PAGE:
Professor of sports sociology Gerd von der Lippe has become accustomed to not having her often exaggerated and wrong statements regarding Israel checked or challenged. Thus, she has become so arrogant that she cannot be bothered to spell or fact check her own oped before publishing it, leaving this job to the Israeli ambassador.
I personally would hang my head in shame if publicly lampooned in such a manner, but shame is probably an unknown feeling for Ms. von der Lippe.
HE Ambassador Raphael Schutz has an easy job demonstrating the embarrassing mistakes von der Lippe gets away with in the Norwegian media:
Imprecise and misrepresentative about racism in Israel
It is strange to see how some people in parts of the public debate present simplifying generalizations about complex internal and external affairs as regards Israel.
Once again it becomes clear how easy it is to put forward serious claims about Israel without presenting sources. It is strange to see how some people in parts of the public debate present simplifying generalizations about complex internal and external affairs as regards Israel. The rhetoric is often problematic, where mere assumptions and undocumented claims are used as premises for own convictions. In this case the chronicle contains so many inaccuracies that it all simply becomes embarrassing. We can for example inform you that the name of the 18 month old Palestinian boy who was killed in the barbaric fire bombing on July 31, was named Ali Saad Dawabsheh and not Yedioth Aharonoth, which is one of Israel’s largest newspapers.
When it comes to racism and football is beyond doubt that the football team Beitar Jerusalem has a problem. The fact is that this is an exceptional case. Israeli football is on the contrary a success story when it comes to integration between Jews, Muslims and Christians. As a keen football supporter, I can proudly say that my own football team, Hapoel Tel Aviv, usually have 3 or 4 players who are not Jews. This is more than the population base would suggest.
In 2006 I was in Paris to watch the match between Hapoel and Paris Saint Germain (somewhat surprising we won 4-2). During the fight shouted some of PSG fans, “Death to the Jews”. It was somewhat ironic since two of the goals we scored were by the Arab-Christians player Salim Tuana, a goal by Jewish Elyaniv Barda and a goal by Walid Badir, a Muslim. At the time, Badir otherwise captain for both Hapoel and the national team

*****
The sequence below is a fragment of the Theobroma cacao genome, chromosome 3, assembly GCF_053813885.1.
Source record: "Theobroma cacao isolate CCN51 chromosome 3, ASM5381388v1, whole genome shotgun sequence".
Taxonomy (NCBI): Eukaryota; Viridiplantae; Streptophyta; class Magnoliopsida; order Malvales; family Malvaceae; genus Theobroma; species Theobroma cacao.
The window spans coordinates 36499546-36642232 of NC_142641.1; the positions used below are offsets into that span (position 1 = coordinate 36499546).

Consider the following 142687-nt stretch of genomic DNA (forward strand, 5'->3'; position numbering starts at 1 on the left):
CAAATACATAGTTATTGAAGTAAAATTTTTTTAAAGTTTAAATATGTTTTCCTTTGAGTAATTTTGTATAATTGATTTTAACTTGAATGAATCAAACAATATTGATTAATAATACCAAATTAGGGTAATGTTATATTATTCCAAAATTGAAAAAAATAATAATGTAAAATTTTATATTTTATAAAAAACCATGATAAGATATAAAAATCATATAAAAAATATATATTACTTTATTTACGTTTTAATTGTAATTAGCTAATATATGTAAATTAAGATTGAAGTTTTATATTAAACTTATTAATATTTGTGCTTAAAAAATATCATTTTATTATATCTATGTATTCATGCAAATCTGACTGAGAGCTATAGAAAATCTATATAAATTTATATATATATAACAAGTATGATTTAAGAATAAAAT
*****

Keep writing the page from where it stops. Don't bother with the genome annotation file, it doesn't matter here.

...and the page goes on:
This episode provides a far better description of reality in Israeli football, than the shameful behavior of some Beitar fans. Without taking them in defense it is appropriate to note that in the same match against Charleroi in Belgium the home audience chanted “Send the Jews to the gas chamber,” so the racism was not unidirectional. Unfortunately, this episode, like the one I encountered in Paris, that racism is alive in European football. The racism is directed against dark-skinned, Jews and Muslims, so there was no obvious reason why von der Lippe should focus on Israel separately.
To be a little finicky; the Beitar fans did not fire any “light bombs” (in her oped, von der Lippe had claimed that the Beitar fans used “light bombs” – whatever they are, when they in fact used regular crackers – Miranda) but the fireworks of a type commonly used on European football fields.
Von der Lippe describes Beitar fans and the late Meir Kahane (not “Kane” as von der Lippe has written) as “ultra-Zionist.” This is not true; Kahane was a racist. Contrary to the clichés that are often presented, there is no common denominator between Zionism and racism.
The author writes that a group lead by Kahane’s grandchildren “are thought to have been behind the murder” on Muhammad Abu Khudair. This is incorrect. The culprits in this matter have already been arrested.
Finally, a personal note; contrary to what von der Lippe claims, I said at the meeting at which we both were present, that there are people in Israel who believe that settlement policy is problematic. There I added, and she omitted, was that despite this perception, most people think that the underlying cause of the conflict is not developments in the West Bank, but the refusal to recognize Israel as the nation state of the Jewish people.